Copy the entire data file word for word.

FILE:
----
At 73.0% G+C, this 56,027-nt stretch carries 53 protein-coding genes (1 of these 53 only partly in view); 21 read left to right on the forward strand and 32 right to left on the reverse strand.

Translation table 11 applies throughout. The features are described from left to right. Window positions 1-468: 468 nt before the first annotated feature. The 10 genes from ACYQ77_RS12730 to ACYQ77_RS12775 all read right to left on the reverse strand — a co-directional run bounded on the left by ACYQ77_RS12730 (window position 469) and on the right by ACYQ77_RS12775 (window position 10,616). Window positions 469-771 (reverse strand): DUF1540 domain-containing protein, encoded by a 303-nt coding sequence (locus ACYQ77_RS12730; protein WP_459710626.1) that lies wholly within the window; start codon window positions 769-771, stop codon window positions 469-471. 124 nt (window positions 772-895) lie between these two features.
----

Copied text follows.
At 73.0% G+C, this 56,027-nt stretch carries 53 protein-coding genes (1 of these 53 only partly in view); 21 read left to right on the forward strand and 32 right to left on the reverse strand.

Translation table 11 applies throughout. The features are described from left to right. Window positions 1-468: 468 nt before the first annotated feature. The 10 genes from ACYQ77_RS12730 to ACYQ77_RS12775 all read right to left on the reverse strand — a co-directional run bounded on the left by ACYQ77_RS12730 (window position 469) and on the right by ACYQ77_RS12775 (window position 10,616). Window positions 469-771 (reverse strand): DUF1540 domain-containing protein, encoded by a 303-nt coding sequence (locus ACYQ77_RS12730; protein WP_459710626.1) that lies wholly within the window; start codon window positions 769-771, stop codon window positions 469-471. 124 nt (window positions 772-895) lie between these two features.